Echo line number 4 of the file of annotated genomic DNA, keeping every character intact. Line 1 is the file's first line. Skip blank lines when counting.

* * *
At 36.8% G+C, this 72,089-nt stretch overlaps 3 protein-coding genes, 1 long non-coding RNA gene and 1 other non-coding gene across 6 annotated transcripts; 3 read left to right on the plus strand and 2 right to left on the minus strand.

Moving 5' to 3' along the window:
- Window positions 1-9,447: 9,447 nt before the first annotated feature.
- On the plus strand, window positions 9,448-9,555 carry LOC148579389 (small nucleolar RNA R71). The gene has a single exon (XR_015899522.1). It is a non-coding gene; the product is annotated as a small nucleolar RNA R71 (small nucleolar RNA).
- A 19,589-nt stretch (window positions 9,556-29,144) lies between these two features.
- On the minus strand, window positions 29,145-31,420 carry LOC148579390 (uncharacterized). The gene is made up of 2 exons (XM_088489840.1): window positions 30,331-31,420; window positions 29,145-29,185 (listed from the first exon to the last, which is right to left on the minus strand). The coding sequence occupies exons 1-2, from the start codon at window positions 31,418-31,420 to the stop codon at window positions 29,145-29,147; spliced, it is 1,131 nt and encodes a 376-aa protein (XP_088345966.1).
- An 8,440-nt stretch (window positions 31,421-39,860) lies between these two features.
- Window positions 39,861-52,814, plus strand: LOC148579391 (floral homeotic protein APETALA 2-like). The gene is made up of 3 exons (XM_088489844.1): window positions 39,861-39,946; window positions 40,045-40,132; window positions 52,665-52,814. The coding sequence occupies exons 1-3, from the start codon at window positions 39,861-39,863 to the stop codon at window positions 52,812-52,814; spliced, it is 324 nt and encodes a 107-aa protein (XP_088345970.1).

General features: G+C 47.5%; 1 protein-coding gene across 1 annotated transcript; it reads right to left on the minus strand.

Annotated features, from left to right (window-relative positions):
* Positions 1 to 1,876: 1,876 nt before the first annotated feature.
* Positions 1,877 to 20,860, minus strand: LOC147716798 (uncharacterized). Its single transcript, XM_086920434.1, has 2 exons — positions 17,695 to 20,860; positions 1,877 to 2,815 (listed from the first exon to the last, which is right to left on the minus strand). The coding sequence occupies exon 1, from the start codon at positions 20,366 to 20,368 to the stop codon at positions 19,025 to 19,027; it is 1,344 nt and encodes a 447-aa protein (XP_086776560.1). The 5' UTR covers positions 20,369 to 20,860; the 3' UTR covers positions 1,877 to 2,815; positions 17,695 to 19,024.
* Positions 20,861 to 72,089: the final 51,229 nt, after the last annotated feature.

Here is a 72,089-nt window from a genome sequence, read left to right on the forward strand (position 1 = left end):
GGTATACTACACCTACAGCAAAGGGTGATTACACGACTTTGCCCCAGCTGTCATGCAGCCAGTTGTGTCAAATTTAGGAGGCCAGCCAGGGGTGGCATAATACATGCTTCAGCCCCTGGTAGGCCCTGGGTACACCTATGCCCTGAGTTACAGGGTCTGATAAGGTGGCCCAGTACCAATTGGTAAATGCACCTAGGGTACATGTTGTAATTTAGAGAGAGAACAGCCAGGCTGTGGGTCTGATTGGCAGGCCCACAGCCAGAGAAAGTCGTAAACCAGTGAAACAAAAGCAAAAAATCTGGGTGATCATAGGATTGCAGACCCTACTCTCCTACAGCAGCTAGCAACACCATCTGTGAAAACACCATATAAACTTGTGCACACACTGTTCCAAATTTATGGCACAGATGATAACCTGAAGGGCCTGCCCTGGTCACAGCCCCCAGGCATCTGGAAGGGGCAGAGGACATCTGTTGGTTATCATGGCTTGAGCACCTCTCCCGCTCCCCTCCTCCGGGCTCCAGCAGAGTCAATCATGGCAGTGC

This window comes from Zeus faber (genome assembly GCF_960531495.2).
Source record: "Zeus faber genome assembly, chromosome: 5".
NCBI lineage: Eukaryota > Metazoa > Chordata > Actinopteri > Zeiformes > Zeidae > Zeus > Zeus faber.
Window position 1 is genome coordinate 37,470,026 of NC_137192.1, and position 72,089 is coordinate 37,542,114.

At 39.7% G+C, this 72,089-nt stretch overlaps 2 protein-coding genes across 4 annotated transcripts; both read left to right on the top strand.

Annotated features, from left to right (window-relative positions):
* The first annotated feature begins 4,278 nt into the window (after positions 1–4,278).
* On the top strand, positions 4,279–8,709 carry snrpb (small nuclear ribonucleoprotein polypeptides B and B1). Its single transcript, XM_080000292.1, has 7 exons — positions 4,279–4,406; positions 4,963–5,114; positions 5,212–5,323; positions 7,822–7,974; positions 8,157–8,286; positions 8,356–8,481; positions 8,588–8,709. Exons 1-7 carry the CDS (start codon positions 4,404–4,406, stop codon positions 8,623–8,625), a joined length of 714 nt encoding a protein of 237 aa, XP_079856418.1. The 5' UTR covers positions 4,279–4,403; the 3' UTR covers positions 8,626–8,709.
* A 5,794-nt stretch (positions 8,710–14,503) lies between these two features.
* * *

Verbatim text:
- On the plus strand, window positions 9,448-9,555 carry LOC148579389 (small nucleolar RNA R71). The gene has a single exon (XR_015899522.1). It is a non-coding gene; the product is annotated as a small nucleolar RNA R71 (small nucleolar RNA).